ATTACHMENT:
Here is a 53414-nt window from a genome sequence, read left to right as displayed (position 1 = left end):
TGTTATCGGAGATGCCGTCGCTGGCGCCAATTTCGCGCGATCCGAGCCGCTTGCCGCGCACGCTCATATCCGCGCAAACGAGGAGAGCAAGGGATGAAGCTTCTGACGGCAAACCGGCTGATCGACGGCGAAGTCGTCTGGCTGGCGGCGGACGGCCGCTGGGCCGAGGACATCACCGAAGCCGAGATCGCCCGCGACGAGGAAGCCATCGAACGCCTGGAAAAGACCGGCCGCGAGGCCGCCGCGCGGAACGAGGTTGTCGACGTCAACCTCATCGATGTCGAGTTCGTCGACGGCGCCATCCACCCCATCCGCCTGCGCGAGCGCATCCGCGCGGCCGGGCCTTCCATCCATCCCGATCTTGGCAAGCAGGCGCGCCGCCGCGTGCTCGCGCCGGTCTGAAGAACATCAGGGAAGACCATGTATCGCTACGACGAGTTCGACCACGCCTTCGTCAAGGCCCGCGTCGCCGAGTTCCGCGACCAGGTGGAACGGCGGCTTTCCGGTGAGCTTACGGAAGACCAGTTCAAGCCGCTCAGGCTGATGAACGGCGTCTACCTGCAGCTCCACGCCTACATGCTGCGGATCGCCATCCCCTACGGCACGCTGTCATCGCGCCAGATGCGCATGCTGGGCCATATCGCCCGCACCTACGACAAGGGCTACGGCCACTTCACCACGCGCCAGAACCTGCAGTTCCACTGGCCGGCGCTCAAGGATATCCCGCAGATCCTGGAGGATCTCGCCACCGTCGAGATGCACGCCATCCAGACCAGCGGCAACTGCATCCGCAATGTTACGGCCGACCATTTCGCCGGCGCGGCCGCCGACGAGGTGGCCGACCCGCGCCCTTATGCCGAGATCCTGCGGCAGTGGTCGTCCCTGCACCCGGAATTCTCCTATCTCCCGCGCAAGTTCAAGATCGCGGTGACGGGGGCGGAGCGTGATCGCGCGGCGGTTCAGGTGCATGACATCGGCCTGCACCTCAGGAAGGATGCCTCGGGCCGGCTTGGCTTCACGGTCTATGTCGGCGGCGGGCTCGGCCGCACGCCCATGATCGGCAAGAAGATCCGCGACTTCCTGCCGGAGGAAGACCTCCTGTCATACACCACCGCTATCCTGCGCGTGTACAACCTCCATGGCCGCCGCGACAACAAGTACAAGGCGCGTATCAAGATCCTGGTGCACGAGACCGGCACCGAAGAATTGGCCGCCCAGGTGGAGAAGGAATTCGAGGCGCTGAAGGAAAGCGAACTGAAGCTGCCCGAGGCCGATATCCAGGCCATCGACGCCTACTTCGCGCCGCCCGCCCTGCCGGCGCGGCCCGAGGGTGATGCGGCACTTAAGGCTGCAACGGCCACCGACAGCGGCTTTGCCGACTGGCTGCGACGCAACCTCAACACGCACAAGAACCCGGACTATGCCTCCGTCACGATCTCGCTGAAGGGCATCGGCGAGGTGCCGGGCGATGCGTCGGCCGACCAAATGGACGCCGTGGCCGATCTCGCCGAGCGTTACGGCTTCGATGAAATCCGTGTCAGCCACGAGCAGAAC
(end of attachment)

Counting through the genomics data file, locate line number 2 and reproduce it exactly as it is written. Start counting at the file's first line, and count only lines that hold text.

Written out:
TGTTATCGGAGATGCCGTCGCTGGCGCCAATTTCGCGCGATCCGAGCCGCTTGCCGCGCACGCTCATATCCGCGCAAACGAGGAGAGCAAGGGATGAAGCTTCTGACGGCAAACCGGCTGATCGACGGCGAAGTCGTCTGGCTGGCGGCGGACGGCCGCTGGGCCGAGGACATCACCGAAGCCGAGATCGCCCGCGACGAGGAAGCCATCGAACGCCTGGAAAAGACCGGCCGCGAGGCCGCCGCGCGGAACGAGGTTGTCGACGTCAACCTCATCGATGTCGAGTTCGTCGACGGCGCCATCCACCCCATCCGCCTGCGCGAGCGCATCCGCGCGGCCGGGCCTTCCATCCATCCCGATCTTGGCAAGCAGGCGCGCCGCCGCGTGCTCGCGCCGGTCTGAAGAACATCAGGGAAGACCATGTATCGCTACGACGAGTTCGACCACGCCTTCGTCAAGGCCCGCGTCGCCGAGTTCCGCGACCAGGTGGAACGGCGGCTTTCCGGTGAGCTTACGGAAGACCAGTTCAAGCCGCTCAGGCTGATGAACGGCGTCTACCTGCAGCTCCACGCCTACATGCTGCGGATCGCCATCCCCTACGGCACGCTGTCATCGCGCCAGATGCGCATGCTGGGCCATATCGCCCGCACCTACGACAAGGGCTACGGCCACTTCACCACGCGCCAGAACCTGCAGTTCCACTGGCCGGCGCTCAAGGATATCCCGCAGATCCTGGAGGATCTCGCCACCGTCGAGATGCACGCCATCCAGACCAGCGGCAACTGCATCCGCAATGTTACGGCCGACCATTTCGCCGGCGCGGCCGCCGACGAGGTGGCCGACCCGCGCCCTTATGCCGAGATCCTGCGGCAGTGGTCGTCCCTGCACCCGGAATTCTCCTATCTCCCGCGCAAGTTCAAGATCGCGGTGACGGGGGCGGAGCGTGATCGCGCGGCGGTTCAGGTGCATGACATCGGCCTGCACCTCAGGAAGGATGCCTCGGGCCGGCTTGGCTTCACGGTCTATGTCGGCGGCGGGCTCGGCCGCACGCCCATGATCGGCAAGAAGATCCGCGACTTCCTGCCGGAGGAAGACCTCCTGTCATACACCACCGCTATCCTGCGCGTGTACAACCTCCATGGCCGCCGCGACAACAAGTACAAGGCGCGTATCAAGATCCTGGTGCACGAGACCGGCACCGAAGAATTGGCCGCCCAGGTGGAGAAGGAATTCGAGGCGCTGAAGGAAAGCGAACTGAAGCTGCCCGAGGCCGATATCCAGGCCATCGACGCCTACTTCGCGCCGCCCGCCCTGCCGGCGCGGCCCGAGGGTGATGCGGCACTTAAGGCTGCAACGGCCACCGACAGCGGCTTTGCCGACTGGCTGCGACGCAACCTCAACACGCACAAGAACCCGGACTATGCCTCCGTCACGATCTCGCTGAAGGGCATCGGCGAGGTGCCGGGCGATGCGTCGGCCGACCAAATGGACGCCGTGGCCGATCTCGCCGAGCGTTACGGCTTCGATGAAATCCGTGTCAGCCACGAGCAGAAC